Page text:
Setting & Tracking the Right KPIs for Success in 2022

Person sitting at a computer looking at KPI data.

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2022 is just around the corner and the fourth quarter of 2021 has just begun. This is the time of year ripe for setting budgets and fresh goals for the new year. When it comes to strategy, there is no way for a business to grow and reach a destination if it does not have a destination and a road map to get there. Tracking the right KPIs is where you begin. 

The utilization of KPIs through targets, goals, and events is key when it comes to measuring the success of your marketing efforts and ROI. The only thing more important than setting the right goals is how you track them. 

One of the greatest strengths of digital marketing is the ability to measure your success with fine detail. Doing this correctly ensures that you are doing the best job you possibly can when you are measuring your return on investment. It’s also crucial when tracking your progress towards your goals.

  • Without conversion tracking, you will NEVER be able to accurately track your ROI.
  • You’d be surprised how common it is for businesses to not have set up goals or events in Google Analytics. 

Defining Goals, KPI’s, & Targets 

Success is never achieved without proper planning. Olympic runners never wake up one day to find themselves standing on a podium with a gold medal. This path to success involves years of painstakingly planned steps to keep them on track. This level of planning is no different when running and growing a business. 

It’s as important to know how you are going to get to your destination as it is to know what that destination is. Both of these are incredibly important when it comes to defining the right goals for your marketing strategy. We will use the Olympic runner illustration as an example for the definitions below.      


Your goal is the overall objective(s) that you are trying to achieve with your strategy. This is the endgame for your strategy. For example, the Olympic runner would set the goals of being a gold medalist and setting the 100m record of 9.58 seconds by the time they are 25 years old for the 2028 games. 


The S.M.A.R.T Approach to Goal Setting

When setting your goals keep in mind that they should be S.M.A.R.T. That means all of your goals need to be specific, measurable, achievable, relevant, and time-based.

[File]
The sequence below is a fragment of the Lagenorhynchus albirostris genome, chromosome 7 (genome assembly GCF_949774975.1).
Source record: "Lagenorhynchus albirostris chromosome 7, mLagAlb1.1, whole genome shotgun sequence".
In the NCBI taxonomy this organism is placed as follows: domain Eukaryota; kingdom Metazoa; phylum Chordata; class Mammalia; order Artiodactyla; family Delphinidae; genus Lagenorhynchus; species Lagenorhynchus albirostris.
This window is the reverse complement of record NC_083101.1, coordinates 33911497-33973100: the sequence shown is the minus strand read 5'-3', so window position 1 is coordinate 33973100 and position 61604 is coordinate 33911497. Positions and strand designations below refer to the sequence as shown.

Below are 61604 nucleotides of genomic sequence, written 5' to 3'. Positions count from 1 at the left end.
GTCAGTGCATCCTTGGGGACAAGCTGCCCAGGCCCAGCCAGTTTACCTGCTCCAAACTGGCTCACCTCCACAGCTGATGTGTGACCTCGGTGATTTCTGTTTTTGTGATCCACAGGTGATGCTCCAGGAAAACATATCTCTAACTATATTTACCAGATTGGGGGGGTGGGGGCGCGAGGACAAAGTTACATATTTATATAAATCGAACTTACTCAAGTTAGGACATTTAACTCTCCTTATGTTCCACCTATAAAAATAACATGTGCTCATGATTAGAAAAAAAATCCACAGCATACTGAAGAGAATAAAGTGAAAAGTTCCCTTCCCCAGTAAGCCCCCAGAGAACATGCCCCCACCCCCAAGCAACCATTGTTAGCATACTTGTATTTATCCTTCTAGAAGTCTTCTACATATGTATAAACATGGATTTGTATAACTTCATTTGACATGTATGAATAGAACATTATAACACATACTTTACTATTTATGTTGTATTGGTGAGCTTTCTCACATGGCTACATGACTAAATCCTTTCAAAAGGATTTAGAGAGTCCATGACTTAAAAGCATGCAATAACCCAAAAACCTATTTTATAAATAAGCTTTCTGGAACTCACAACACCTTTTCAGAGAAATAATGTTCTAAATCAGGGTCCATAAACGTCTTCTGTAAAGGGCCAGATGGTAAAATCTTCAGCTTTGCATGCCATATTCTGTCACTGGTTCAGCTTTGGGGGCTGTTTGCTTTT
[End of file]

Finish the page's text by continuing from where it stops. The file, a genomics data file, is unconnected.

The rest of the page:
• Specific – The goal should have a narrow focus. The more focused, the easier it will be to plan for it. 
  • Measurable – Measuring your success is key when knowing your progress and what adjustments need to be made to stay on track. 
  • Achievable – It’s important to be ambitious but you need to be realistic both with the goal you choose and the reasonable amount of time it’ll take to get there. 
  • Relevant – Your goals should align with your overall business objectives and values.
  • Time-Based – There should be an end-date that drives your efforts. 


Most goals are usually tied to revenue but can also be tied to other performance metrics:

  • Increase returning customer revenue by 18% over the next 6 months.: 
  • Increase overall brand awareness by growing social followers by 300% in the next 16 months.
  • Increase market share by 10% over the next year.
  • Reduce operating expenses by 7% over the next 2 years 



Your KPIs, or key performance indicators, are how you measure your progress against your goals and objectives. For our olympic runner his/her core KPIs would be speed and gold medals earned. If their goal was to run the 100 meter they would be looking at the world record time and assess what type of training they need to initiate to get their body in a place to make that time. If the world record is achieved there is a 100% chance a gold medal would be one arriving at the same time.

Some examples of marketing KPIs include:

  • Revenue
  • Production Costs
  • Campaign ROI
  • Cost Per Acquisition
  • Marketing Qualified Leads
  • # of Returning Customers
  • Cost per Lead
  • Sales Qualified Leads